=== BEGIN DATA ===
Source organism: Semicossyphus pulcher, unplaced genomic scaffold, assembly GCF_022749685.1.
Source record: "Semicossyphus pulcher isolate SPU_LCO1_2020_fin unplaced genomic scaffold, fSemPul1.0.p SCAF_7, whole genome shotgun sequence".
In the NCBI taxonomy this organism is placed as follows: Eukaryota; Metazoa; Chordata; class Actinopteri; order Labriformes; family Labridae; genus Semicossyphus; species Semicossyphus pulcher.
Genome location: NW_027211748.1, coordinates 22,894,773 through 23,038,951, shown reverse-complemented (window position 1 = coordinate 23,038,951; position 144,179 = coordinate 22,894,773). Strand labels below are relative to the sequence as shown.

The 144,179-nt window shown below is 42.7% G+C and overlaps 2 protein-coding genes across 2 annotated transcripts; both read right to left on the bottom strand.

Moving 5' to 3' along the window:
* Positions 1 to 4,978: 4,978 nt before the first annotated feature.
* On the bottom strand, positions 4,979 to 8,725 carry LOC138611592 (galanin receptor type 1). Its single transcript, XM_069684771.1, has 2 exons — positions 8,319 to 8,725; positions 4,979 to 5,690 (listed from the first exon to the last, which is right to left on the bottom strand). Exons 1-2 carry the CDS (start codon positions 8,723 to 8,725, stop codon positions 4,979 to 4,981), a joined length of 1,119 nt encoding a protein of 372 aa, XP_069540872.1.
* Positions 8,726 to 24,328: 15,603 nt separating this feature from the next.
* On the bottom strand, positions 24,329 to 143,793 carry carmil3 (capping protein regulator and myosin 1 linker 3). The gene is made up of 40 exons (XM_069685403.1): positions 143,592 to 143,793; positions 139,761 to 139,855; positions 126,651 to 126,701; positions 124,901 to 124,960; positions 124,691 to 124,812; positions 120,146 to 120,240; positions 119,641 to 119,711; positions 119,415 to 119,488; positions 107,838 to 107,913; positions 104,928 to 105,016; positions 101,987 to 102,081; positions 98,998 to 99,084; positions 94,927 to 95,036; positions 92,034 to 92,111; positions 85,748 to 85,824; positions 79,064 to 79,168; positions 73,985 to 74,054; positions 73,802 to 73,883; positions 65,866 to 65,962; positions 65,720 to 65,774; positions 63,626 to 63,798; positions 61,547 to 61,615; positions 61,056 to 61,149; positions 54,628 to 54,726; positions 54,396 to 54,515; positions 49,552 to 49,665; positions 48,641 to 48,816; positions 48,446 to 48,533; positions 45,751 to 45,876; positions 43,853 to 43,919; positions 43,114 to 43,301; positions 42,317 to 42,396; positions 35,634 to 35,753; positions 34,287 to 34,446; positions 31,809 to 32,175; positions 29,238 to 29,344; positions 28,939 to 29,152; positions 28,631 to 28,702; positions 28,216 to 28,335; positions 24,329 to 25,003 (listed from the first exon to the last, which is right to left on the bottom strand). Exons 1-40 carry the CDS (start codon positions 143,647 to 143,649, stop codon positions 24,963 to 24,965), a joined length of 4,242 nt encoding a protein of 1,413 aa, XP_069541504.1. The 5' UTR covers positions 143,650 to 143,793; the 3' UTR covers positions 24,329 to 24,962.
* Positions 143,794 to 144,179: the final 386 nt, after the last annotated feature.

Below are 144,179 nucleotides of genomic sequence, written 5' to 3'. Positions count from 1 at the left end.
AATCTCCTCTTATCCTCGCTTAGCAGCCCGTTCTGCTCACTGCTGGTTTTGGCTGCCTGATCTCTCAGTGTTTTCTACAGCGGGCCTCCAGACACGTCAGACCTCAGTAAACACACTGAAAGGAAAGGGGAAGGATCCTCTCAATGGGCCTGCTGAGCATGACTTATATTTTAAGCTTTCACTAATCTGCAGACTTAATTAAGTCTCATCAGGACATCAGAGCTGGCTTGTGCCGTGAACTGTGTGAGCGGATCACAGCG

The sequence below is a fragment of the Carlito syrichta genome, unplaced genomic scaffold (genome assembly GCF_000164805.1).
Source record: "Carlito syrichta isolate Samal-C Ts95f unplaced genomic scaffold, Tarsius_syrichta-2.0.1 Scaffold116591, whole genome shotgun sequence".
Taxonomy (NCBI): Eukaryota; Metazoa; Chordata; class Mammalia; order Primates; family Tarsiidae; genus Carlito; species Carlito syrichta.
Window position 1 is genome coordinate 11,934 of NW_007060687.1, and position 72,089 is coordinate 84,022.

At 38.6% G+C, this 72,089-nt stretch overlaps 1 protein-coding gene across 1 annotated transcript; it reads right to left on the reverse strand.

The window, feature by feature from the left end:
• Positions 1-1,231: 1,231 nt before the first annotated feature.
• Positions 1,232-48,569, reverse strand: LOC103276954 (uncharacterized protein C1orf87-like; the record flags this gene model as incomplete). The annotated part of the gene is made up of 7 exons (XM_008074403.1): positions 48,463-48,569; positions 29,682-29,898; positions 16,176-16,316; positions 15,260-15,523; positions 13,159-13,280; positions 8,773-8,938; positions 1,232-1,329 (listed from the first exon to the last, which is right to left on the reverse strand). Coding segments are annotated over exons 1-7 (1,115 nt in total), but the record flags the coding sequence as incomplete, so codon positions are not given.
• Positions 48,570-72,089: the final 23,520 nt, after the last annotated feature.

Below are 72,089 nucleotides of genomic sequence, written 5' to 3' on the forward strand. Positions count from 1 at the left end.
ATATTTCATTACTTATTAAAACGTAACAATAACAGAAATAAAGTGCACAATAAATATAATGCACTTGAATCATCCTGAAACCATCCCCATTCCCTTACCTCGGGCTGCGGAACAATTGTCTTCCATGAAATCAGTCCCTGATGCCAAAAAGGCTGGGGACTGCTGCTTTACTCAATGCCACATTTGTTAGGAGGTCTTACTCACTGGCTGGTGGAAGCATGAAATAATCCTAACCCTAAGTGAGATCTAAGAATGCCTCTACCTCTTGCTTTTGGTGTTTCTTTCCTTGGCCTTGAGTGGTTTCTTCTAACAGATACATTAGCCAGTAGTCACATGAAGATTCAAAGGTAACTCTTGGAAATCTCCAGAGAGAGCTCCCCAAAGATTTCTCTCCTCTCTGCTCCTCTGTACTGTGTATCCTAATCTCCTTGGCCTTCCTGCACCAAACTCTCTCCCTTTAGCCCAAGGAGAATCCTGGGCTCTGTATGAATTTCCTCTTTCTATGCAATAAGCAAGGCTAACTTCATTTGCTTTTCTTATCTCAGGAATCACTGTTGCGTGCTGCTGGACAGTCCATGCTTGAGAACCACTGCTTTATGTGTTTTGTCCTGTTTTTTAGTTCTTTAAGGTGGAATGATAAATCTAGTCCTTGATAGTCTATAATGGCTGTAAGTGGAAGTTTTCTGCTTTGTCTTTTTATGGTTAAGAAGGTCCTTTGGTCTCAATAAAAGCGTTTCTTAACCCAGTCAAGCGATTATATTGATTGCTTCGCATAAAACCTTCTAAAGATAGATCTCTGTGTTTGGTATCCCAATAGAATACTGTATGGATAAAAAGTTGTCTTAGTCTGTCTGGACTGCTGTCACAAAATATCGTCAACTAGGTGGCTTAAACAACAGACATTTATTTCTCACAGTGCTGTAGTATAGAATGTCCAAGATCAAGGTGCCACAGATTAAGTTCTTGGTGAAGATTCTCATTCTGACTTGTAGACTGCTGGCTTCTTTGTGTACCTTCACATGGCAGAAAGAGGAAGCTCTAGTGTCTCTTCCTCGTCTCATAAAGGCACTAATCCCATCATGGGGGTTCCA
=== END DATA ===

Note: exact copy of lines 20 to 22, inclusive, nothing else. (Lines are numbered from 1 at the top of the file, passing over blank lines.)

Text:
• Positions 1-1,231: 1,231 nt before the first annotated feature.
• Positions 1,232-48,569, reverse strand: LOC103276954 (uncharacterized protein C1orf87-like; the record flags this gene model as incomplete). The annotated part of the gene is made up of 7 exons (XM_008074403.1): positions 48,463-48,569; positions 29,682-29,898; positions 16,176-16,316; positions 15,260-15,523; positions 13,159-13,280; positions 8,773-8,938; positions 1,232-1,329 (listed from the first exon to the last, which is right to left on the reverse strand). Coding segments are annotated over exons 1-7 (1,115 nt in total), but the record flags the coding sequence as incomplete, so codon positions are not given.
• Positions 48,570-72,089: the final 23,520 nt, after the last annotated feature.